More than half the region’s water (up to 85% in some places) comes from underground aquifers. These aquifers rely on sufficient winter rainfall to fill them up to meet rising demands for water in spring and summer. But climate change looks set to have a huge impact on rainfall patterns – not just how much rain we receive, but when and where it falls. Winter rainfall can vary from one year to the next, falling way below long-term averages some years, while February 2020 alone was the wettest on record, while other factors such as temperature could also have an impact on supply. That variability can make it harder to plan a long time ahead with any certainty of what the future holds.
Why do we need to plan our water supply?
The number of people living in the South East is on the rise. The region – which includes London – is also the nation’s economic powerhouse. But when it comes to keeping up with increasing water demand, it faces potentially greater pressures and challenges than most other regions. In fact, most of the South East is designated as being in serious water stress by the Environment Agency.
Rising population and economic growth will increase demand…
The South East is home to 19 million people. And with almost as many businesses in the region as the rest of the country put together, it currently makes up 37% of the national economy. Add to this the 28 million annual tourists and total demand can tot up to six billion litres of drinking water a day. Longer term, four million extra people are expected to be living here which is why the South East is expected to account for around 50% of the UK’s future need for public water supplies alone. So even based on conservative estimates, the region will need to find at least an extra 1 billion litres a day to keep up over the next 30 years – and possibly even more in the future.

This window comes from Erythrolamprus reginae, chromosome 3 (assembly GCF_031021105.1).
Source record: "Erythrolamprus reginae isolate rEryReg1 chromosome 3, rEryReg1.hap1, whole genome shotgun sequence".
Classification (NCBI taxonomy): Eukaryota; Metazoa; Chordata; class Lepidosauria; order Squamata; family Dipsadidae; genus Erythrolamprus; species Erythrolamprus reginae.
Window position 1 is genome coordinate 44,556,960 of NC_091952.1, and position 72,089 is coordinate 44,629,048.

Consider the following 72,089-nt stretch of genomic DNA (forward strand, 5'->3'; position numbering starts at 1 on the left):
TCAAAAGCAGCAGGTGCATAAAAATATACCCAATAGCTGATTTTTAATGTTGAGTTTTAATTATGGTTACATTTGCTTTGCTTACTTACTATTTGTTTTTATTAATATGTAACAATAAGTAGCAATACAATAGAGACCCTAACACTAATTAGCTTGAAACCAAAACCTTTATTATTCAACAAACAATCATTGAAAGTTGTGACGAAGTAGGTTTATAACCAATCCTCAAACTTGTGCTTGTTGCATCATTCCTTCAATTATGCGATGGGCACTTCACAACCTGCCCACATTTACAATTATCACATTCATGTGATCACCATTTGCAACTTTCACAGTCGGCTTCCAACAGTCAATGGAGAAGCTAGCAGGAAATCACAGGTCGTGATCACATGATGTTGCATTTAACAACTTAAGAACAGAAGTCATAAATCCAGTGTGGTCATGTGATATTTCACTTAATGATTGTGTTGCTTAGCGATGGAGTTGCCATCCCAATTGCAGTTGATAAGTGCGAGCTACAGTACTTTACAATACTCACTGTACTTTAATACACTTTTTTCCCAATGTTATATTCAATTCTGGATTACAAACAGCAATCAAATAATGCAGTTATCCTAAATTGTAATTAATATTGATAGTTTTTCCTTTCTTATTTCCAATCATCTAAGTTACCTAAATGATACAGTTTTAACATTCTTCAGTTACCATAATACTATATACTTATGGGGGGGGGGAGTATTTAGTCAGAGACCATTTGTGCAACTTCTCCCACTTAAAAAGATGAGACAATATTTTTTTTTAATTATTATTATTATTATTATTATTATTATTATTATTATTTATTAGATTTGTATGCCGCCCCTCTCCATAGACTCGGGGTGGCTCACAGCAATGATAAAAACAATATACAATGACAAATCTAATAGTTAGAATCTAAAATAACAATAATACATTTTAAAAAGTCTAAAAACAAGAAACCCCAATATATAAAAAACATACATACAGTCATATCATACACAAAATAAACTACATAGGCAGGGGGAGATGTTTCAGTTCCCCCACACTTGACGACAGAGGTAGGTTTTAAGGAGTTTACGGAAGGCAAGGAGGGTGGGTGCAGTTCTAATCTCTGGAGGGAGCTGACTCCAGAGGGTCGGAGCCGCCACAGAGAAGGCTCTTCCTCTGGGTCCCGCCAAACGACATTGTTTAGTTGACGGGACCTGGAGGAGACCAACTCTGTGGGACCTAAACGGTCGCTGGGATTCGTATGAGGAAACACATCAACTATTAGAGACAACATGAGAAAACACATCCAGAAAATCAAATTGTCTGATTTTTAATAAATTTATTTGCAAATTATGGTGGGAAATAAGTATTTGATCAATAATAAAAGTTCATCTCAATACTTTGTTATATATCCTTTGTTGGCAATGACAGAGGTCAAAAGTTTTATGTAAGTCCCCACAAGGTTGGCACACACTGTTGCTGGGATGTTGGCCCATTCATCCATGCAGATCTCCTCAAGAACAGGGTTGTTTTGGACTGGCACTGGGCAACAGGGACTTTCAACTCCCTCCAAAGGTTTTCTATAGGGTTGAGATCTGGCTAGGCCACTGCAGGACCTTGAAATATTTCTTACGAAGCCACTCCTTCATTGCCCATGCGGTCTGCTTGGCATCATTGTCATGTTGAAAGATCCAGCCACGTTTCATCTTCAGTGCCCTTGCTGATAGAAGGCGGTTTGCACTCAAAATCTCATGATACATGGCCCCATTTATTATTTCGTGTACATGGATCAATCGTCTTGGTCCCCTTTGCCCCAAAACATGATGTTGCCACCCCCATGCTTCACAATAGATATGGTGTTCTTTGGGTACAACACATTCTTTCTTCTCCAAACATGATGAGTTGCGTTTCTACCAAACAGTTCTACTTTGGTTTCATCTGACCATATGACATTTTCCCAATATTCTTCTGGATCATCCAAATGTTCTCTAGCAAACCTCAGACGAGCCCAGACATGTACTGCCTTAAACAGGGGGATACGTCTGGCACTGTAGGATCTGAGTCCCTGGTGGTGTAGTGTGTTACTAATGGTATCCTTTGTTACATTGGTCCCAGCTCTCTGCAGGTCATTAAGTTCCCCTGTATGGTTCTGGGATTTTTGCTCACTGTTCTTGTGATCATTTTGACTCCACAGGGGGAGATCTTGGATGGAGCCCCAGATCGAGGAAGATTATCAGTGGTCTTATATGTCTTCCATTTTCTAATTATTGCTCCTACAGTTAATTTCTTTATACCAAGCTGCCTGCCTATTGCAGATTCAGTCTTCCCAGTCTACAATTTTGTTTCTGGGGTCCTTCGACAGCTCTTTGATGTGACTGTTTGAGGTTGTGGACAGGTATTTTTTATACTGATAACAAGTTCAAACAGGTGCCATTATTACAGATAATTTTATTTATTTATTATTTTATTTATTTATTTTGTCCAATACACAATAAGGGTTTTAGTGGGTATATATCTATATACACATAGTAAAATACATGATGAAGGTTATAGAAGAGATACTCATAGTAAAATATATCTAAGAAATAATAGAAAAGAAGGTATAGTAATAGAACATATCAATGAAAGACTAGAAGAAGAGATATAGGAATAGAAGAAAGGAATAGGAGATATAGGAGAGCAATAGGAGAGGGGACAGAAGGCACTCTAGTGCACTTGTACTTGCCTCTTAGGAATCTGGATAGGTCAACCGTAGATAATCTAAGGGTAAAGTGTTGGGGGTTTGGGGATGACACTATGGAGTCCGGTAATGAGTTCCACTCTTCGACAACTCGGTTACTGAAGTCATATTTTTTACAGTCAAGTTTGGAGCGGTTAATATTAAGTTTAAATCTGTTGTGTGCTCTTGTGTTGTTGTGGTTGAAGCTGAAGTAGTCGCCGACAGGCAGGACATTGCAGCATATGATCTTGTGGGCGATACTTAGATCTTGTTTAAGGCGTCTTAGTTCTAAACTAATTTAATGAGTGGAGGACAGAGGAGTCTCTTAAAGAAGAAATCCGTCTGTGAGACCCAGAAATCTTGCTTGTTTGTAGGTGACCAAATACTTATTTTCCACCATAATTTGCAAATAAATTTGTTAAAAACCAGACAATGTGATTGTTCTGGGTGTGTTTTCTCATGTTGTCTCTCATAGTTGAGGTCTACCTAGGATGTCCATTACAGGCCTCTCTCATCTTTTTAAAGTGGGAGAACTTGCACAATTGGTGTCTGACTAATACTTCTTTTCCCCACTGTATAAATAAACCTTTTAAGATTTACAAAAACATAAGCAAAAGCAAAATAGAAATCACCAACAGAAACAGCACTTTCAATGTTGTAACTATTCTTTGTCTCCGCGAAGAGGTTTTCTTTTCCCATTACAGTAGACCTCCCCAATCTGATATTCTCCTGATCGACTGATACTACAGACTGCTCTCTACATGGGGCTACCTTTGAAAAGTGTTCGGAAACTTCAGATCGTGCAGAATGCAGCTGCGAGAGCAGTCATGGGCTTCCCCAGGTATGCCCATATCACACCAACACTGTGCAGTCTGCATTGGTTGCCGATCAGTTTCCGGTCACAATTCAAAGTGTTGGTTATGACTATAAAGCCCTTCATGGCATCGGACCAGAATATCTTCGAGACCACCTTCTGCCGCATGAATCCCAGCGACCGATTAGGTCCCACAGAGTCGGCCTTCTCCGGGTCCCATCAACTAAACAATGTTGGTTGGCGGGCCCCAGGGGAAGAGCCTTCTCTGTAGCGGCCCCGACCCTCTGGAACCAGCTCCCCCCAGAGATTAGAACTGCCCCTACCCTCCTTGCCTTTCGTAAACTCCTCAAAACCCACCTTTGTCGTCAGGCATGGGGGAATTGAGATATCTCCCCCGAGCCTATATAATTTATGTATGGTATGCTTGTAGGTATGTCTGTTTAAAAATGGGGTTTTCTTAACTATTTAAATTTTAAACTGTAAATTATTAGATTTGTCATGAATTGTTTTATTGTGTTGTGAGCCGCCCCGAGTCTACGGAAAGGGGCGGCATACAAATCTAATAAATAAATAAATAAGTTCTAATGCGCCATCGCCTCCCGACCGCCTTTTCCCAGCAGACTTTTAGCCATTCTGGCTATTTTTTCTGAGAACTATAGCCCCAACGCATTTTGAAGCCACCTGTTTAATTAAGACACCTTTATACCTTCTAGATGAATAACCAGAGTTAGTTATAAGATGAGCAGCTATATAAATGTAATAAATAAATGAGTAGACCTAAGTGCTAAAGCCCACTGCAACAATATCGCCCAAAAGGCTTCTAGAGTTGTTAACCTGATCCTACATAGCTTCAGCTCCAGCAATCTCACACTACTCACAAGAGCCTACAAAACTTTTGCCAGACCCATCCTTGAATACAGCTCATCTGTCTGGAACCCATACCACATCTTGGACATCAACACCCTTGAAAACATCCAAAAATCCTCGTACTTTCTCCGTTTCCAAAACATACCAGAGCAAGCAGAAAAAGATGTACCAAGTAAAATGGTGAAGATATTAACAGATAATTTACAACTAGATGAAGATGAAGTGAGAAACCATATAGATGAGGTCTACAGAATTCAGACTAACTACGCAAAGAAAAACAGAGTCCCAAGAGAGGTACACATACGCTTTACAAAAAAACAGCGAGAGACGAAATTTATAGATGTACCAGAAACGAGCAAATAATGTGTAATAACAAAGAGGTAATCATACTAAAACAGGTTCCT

And the water supply is under increased strain…
The region typically experiences more droughts than any other region in the UK. And on a hot day, an extra billion litres (or 20% more) can be supplied around the South East. Despite this, the occasional hosepipe ban is still needed when rainfall is significantly down – not least to protect the natural environment. And without planning, there is a risk that even more severe restrictions on business and households might have to be enforced in the future. And the National Infrastructure Commission estimates the economic cost alone of imposing severe restrictions at around £1.3 billion per day to the economy, with further impacts to wider society and the environment.
Meeting the increasing demand for water while maintaining a sustainable, vibrant and resilient environment is a tough balance. Over a quarter of the South East is a designated Area of Outstanding Beauty while National Parks make up 8% of the region. It is also home to eight key rivers which support dozens more smaller tributaries and streams, such as rare and iconic chalk streams. Protection of these habitats is of the utmost importance to the wildlife that uses it as their home and for ensuring we have sufficient water to meet future demand.